Microsoft claws back Recall after privacy backlash

Microsoft has been forced to update its Recall feature before it even arrived, switching the controversial AI-powered tool to opt-in rather than enable it by default.

Unveiled in May, Recall is part of Microsoft’s Copilot+ suite of AI tools, and snaps a screenshot every few seconds to build a searchable database of images that can later be searched to find documents, websites and so on.

Unsurprisingly — to everyone except Microsoft, it would seem — the snapshot feature proved immediately controversial. The UK’s data watchdog raised instant concerns, as did privacy advocates and security experts, with one calling it a “nightmare”.

Recall becomes opt-in only

In response, before the feature even arrived, Microsoft said it would no longer enable Recall by default but make it opt-in only, requiring active approval during the setup of new PCs that come with Microsoft’s Copilot.

“Even before making Recall available to customers, we have heard a clear signal that we can make it easier for people to choose to enable Recall on their Copilot+ PC and improve privacy and security safeguards,” said Pavan Davuluri, Corporate Vice President for Windows and Devices, in a post on the Windows Experience blog.

And the first change is making it opt-in only rather than on by default. “First, we are updating the set-up experience of Copilot+ PCs to give people a clearer choice to opt-in to saving snapshots using Recall,” Davuluri explained. “If you don’t proactively choose to turn it on, it will be off by default.”

Security boost

Microsoft is also introducing a few security upgrades. To start, before letting a user search in Recall or see the timeline of snapshots, they will have to re-sign in, and they must be enrolled in Windows Hello, which is Microsoft’s login system that uses a PIN, facial recognition or fingerprints. That should make it harder for someone to step up and access a Recall timeline on a PC that’s been accidentally left unattended.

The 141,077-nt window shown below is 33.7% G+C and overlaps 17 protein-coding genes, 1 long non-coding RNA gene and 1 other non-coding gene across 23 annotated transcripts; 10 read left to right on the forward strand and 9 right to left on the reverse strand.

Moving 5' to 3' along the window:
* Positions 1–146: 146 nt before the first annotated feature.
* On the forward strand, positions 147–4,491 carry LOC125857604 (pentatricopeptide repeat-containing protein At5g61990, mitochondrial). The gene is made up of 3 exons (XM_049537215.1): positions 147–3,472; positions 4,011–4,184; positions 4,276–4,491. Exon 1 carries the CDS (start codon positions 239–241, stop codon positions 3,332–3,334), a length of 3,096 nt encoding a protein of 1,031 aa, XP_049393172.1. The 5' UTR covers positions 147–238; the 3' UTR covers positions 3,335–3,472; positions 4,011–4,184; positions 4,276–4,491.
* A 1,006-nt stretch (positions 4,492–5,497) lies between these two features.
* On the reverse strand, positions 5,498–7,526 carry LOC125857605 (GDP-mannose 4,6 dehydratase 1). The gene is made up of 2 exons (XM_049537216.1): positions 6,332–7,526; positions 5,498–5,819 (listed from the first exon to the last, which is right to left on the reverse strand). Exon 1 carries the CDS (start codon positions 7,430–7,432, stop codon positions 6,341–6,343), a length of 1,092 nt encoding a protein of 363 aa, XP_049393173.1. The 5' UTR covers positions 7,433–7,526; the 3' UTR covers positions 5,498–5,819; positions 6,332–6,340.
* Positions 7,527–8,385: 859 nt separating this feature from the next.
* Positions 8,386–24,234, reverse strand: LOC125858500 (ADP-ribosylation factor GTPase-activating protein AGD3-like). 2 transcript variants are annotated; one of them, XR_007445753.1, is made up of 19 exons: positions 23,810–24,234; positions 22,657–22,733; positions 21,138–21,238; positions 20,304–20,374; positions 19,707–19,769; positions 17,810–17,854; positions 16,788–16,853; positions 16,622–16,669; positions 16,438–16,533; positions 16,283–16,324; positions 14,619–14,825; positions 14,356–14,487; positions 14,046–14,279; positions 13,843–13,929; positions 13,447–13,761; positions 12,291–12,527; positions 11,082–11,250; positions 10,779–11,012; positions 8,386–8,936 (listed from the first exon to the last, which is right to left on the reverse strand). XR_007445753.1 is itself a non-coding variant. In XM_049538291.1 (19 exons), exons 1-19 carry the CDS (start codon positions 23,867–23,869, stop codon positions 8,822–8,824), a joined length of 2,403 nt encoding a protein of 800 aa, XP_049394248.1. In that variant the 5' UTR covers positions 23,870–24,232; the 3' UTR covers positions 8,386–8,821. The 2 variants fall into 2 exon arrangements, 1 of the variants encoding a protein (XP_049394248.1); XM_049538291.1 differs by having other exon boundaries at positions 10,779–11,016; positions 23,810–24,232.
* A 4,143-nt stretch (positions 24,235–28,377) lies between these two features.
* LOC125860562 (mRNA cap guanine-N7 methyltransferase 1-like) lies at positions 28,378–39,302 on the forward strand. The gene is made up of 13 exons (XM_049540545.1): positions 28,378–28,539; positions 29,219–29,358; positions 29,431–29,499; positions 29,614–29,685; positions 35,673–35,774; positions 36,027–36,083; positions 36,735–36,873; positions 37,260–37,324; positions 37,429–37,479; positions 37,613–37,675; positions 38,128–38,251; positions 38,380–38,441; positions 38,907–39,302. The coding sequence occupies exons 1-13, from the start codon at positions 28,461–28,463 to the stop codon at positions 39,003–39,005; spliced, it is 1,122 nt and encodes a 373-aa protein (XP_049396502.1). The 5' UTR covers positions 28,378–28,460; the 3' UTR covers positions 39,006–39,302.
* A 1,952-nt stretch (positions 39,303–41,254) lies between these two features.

Security experts also raised concerns with how the Recall data was stored, in particular that it was stored in plain text.  In response, Microsoft is encrypting the dataset. “Third, we are adding additional layers of data protection including ‘just in time’ decryption protected by Windows Hello Enhanced Sign-in Security (ESS) so Recall snapshots will only be decrypted and accessible when the user authenticates,” said Davuluri. “In addition, we encrypted the search index database.”

Microsoft Recall privacy criticism

Security expert Kevin Beaumont, who has previously worked for Microsoft, was highly critical of Recall at launch, saying his former employer was “inventing a new security nightmare”. He also revealed that the database was stored in plain text.

After the changes were introduced, Beaumont welcomed the changes, in particular with Recall becoming opt-in only, though there may well be “devils in the details”.

For what it’s worth, Microsoft welcomed the Recall criticism. “We remain grateful for the vibrant community of customers who continue to share their feedback with us,” said Davuluri, adding that the preview is designed to “to give customers a choice to engage with the feature early, or not, and to give us an opportunity to learn from the types of real-world scenarios customers and the Windows community finds most useful”.

In other words, if you choose to use the preview of Recall, do let Microsoft know what you think. Or, as Beaumont said on “Turns out speaking out works.”

He added: “Obviously all eyes are on how this is actually implemented, eg they said the database was encrypted previously. I would suggest security researchers deep dive in the coming weeks.”

Beaumont also revealed that someone at Microsoft sent him the market research that sparked the development of Recall “…and its proper ivory tower stuff. All business managers who can’t figure out how to search.

“Microsoft are in an echo chamber of people who are in a cave and who are running out of oxygen. AI won’t grow that base; it will help accelerate the decline in trust.”

The preview of Recall will be available to customers beginning 18 June — those who want it, anyway.

Nicole Kobie
Nicole Kobie

Nicole is a journalist and author who specialises in the future of technology and transport. Her first book is called Green Energy, and she's working on her second, a history of technology. At TechFinitive she frequently writes about innovation and how technology can foster better collaboration.